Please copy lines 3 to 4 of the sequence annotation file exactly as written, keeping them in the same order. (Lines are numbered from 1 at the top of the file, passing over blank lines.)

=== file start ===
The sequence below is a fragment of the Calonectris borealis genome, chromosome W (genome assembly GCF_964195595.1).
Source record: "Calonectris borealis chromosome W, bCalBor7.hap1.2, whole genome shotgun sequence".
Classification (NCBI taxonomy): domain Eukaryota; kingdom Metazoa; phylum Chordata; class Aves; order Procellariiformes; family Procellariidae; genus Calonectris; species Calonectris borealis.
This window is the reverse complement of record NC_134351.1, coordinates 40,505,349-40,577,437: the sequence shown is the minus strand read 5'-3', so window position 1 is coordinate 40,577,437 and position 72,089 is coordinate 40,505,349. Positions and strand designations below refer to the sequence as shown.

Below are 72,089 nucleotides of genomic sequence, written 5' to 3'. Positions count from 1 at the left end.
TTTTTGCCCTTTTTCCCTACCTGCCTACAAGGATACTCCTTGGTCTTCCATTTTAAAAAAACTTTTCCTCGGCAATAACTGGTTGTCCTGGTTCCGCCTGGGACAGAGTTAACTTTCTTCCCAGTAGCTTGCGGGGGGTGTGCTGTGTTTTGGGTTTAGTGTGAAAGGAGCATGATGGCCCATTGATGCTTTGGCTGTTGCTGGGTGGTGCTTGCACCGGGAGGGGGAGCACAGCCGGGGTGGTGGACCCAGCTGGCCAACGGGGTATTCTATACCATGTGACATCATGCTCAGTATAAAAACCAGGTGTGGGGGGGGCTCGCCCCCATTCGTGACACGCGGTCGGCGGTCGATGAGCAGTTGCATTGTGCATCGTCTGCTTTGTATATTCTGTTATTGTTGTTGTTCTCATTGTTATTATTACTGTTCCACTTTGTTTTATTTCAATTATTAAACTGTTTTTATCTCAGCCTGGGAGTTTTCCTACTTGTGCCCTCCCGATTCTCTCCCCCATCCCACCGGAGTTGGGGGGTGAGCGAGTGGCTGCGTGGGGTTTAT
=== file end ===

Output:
Classification (NCBI taxonomy): domain Eukaryota; kingdom Metazoa; phylum Chordata; class Aves; order Procellariiformes; family Procellariidae; genus Calonectris; species Calonectris borealis.
This window is the reverse complement of record NC_134351.1, coordinates 40,505,349-40,577,437: the sequence shown is the minus strand read 5'-3', so window position 1 is coordinate 40,577,437 and position 72,089 is coordinate 40,505,349. Positions and strand designations below refer to the sequence as shown.